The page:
The increased and improved focus on practical skills is not without its challenges, mind. As well as the A Levels, the new science GCSEs also have an increased emphasis on practical work. This poses more of a problem with bigger class sizes and a shortage of equipment and funds. It is ironic that during an era of cuts, schools are expected to run more expensive science lessons using more resources and requiring more specialised technician time. If government, rightly, wants teachers to undertake lessons with a more practical element and with more specialisation, it needs to start funding schools sufficiently and stop implicitly expecting corners to be cut. A good start would be to take a leaf out of Labour’s 2017 manifesto and move towards a unified service, free at the point of use that is dedicated to properly equipping the next generation with the skills and ability to cope with the changes in world of work.

Specifically government should introduce any reforms they propose in a logical fashion, should commit to a fair funding formula for 16-18 year olds and should learn the lessons of their unnecessary mistakes from the last seven years.

So by 2020 there will be the first cohort of students who have studied both reformed science GCSEs and A levels. These students will have experienced the full consequences of the Gove reforms and had the benefit of a more challenging and practical science curriculum at both GCSE and A level. This has to be good for universities, future employers and STEM industries. However, some of our potentially best students have been put off from taking A level sciences because of the abolition of the educational maintenance allowance. If we couple that with the mistaken reforms to the transition between GCSE and A level, then we can see that we now have a cohort of students who will feel the failures of this government for years to come.  Had the reforms to Key stage 4 & 5 been implemented in a less chaotic way, many of these negative outcomes could have been avoided. Also, there would not have been three years’ worth of students who were expected to tackle the demands of the new A level course without having studied the reformed GCSE. The impact on the prospects for these students will be felt for years to come, with hundreds of thousands of students having missed out on the full benefits of an improved science curriculum, purely because of the chaotic and ideological way in which this government is implementing its changes.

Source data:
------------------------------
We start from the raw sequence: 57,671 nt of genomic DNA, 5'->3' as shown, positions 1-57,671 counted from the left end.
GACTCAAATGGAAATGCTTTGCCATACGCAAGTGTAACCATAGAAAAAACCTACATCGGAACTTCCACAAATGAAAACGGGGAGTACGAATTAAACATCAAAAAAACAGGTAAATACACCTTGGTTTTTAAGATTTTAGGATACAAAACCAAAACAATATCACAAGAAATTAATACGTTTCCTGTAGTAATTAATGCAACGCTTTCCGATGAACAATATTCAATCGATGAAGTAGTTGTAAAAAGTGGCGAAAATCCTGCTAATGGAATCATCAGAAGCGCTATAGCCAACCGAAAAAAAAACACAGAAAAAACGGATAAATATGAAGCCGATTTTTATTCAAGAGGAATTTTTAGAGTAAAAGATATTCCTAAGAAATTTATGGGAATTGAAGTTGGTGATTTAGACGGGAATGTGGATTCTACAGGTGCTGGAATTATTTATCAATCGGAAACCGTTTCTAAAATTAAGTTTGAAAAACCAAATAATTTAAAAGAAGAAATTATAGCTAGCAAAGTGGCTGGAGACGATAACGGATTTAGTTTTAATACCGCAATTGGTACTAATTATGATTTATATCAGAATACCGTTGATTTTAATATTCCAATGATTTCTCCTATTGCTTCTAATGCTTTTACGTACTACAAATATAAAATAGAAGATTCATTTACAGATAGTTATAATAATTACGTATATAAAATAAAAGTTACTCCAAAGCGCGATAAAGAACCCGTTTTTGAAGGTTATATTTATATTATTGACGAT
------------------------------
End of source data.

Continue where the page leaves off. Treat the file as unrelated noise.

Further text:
The Economy, its Science, stupid!



In 2010, Michael Brooks renowned Science writer launched ‘The Science Party’. A single issue party with a focus on one goal, "that science, mathematics and engineering have sufficient funding, skills and political priority".

By 2020 Labour should be the home of scientific funding and breakthrough research. You see I’m no scientist but it doesn’t take one to see the causality between properly funded scientific research and Economic growth. That’s why much like John McDonnell’s Economic Advisory Committee, we need a Science Advisory Committee.


Poor understanding = Poor policy. Getting it right on animal research.



In my younger days I was torn between policy and science, since I had the grades and enthusiasm for both, but the system is such that one must choose, so I wrestled with the problem, still couldn't decide, took PPE and subscribed to the New Scientist.

Not long into my studies I remember being struck during one lesson by just how much the classical philosophers, whose work we were discussing, had got their explanations for the world so very wrong as a result of predating modern scientific knowledge. At that moment I had a very important insight: you can't formulate decent philosophy, let alone workable policy, if you don't understand how things work.

And so to animal research: the thing that nobody likes to think about and, therefore, doesn't know much about which makes it very vulnerable to misrepresentation. Worse still, individuals may have fallen prey to the numerous misrepresentations of the 'anti-vivisection' movement, which has for its history maintained that animal experiments would amount to nothing. Such individuals think that '9 out of 10 drugs that pass animal tests fail in humans' (a misconception) and believe you can model whole-body systems using cell cultures and computer models (you can't).


The Global Challenges Research Fund: a one year review

In the November 2015 spending review George Osborne announced that the UK would be spending £1.5 billion over the next 5 years on global challenges research though the Global Challenges Research Fund (GCRF). I was initially taken aback at the altruistic nature of the fund which was at odds with the narrative of austerity of the rest of the statement. However, on further investigation it became clear this money was to be used to enable the UK science budget to rise with inflation. The money would come from the 0.7% of government spending which, by law, had to be spend on Official Development Assistance (ODA). By some creative accounting, Osborne had in fact kept the science budget the same (which is a reduction when inflation is accounted for) and got the Department for International Development (DFID) to make up the rest. What this meant was that scientists would now be encouraged to work on global challenges simply because the amount of money available for generic science had been cut and therefore would become even more competitive. Current estimates are that responsive mode funding grants have already been cut by 5%.